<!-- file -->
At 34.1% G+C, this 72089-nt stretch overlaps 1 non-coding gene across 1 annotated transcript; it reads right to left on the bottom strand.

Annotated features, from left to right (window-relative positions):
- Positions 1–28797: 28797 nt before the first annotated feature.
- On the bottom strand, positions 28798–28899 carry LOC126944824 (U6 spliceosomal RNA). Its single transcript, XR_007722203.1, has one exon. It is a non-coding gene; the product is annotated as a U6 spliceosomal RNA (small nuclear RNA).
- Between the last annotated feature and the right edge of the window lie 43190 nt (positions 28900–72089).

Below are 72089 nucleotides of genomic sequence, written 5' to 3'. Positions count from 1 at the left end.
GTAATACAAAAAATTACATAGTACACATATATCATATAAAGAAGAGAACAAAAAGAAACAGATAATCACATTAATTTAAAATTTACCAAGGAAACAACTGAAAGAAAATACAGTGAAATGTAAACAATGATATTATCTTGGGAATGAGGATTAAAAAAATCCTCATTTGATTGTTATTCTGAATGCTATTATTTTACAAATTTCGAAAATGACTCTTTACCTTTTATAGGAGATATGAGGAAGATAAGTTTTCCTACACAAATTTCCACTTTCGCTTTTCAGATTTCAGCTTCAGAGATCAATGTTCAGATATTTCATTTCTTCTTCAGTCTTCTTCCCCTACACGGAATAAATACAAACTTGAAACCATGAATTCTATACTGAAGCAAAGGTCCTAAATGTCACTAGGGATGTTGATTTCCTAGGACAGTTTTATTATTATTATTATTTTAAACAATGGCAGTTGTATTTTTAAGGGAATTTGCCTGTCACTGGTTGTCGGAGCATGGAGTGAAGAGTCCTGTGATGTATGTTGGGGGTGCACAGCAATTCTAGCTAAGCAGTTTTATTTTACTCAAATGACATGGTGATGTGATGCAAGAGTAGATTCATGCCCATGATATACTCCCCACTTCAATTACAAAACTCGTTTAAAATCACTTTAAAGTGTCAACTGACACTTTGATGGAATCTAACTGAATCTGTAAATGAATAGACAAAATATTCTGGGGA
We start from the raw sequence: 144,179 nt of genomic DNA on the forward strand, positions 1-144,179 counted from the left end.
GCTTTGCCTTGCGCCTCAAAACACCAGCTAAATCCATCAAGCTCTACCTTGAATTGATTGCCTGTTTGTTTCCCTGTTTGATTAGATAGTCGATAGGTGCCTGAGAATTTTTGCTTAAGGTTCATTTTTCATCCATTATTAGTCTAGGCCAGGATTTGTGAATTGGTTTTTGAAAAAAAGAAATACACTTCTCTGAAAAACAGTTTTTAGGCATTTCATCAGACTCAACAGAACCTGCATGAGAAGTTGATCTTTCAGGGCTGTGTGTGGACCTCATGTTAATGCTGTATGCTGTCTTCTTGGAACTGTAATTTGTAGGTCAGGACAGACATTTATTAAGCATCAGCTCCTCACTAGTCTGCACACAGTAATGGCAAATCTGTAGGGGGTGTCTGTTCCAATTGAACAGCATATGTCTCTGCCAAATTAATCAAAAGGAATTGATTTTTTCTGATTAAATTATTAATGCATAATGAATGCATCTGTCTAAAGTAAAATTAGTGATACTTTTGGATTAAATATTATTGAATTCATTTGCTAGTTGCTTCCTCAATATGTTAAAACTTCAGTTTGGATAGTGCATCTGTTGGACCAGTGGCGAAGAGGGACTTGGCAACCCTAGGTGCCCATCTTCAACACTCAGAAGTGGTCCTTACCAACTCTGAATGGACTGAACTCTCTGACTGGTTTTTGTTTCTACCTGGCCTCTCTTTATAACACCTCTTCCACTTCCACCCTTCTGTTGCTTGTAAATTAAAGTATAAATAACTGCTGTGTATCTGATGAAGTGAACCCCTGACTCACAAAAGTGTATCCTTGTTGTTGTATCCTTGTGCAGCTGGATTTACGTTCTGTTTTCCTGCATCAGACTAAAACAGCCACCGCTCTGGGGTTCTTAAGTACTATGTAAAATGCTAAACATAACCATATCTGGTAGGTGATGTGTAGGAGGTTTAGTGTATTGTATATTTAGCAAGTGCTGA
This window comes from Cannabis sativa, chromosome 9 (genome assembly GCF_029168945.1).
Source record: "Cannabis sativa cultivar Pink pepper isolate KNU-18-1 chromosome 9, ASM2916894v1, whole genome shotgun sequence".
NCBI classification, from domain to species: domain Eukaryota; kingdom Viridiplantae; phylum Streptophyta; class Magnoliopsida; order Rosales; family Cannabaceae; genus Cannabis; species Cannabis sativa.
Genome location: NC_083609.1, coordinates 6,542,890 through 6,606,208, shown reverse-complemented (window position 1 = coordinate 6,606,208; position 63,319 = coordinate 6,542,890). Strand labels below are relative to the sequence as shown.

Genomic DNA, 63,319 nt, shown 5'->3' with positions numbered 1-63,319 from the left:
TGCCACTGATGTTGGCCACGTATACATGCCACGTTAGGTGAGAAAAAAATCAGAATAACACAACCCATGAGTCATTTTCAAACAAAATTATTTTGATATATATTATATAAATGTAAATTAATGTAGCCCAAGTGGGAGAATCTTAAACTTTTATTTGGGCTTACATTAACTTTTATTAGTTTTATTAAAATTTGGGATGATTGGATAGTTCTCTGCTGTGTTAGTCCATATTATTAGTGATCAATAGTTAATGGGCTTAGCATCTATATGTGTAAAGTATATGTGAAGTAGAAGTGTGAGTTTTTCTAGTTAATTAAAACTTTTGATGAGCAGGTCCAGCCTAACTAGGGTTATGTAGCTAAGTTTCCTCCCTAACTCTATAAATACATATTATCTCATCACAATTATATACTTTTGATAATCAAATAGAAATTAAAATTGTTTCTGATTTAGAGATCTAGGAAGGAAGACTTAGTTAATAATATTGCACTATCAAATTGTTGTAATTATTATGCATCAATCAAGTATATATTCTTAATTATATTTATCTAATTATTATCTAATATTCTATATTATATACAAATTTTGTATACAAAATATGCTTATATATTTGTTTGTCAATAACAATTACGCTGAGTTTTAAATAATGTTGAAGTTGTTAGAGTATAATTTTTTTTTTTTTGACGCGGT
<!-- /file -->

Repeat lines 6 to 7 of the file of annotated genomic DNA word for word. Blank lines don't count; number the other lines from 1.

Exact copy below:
Below are 72089 nucleotides of genomic sequence, written 5' to 3'. Positions count from 1 at the left end.
GTAATACAAAAAATTACATAGTACACATATATCATATAAAGAAGAGAACAAAAAGAAACAGATAATCACATTAATTTAAAATTTACCAAGGAAACAACTGAAAGAAAATACAGTGAAATGTAAACAATGATATTATCTTGGGAATGAGGATTAAAAAAATCCTCATTTGATTGTTATTCTGAATGCTATTATTTTACAAATTTCGAAAATGACTCTTTACCTTTTATAGGAGATATGAGGAAGATAAGTTTTCCTACACAAATTTCCACTTTCGCTTTTCAGATTTCAGCTTCAGAGATCAATGTTCAGATATTTCATTTCTTCTTCAGTCTTCTTCCCCTACACGGAATAAATACAAACTTGAAACCATGAATTCTATACTGAAGCAAAGGTCCTAAATGTCACTAGGGATGTTGATTTCCTAGGACAGTTTTATTATTATTATTATTTTAAACAATGGCAGTTGTATTTTTAAGGGAATTTGCCTGTCACTGGTTGTCGGAGCATGGAGTGAAGAGTCCTGTGATGTATGTTGGGGGTGCACAGCAATTCTAGCTAAGCAGTTTTATTTTACTCAAATGACATGGTGATGTGATGCAAGAGTAGATTCATGCCCATGATATACTCCCCACTTCAATTACAAAACTCGTTTAAAATCACTTTAAAGTGTCAACTGACACTTTGATGGAATCTAACTGAATCTGTAAATGAATAGACAAAATATTCTGGGGA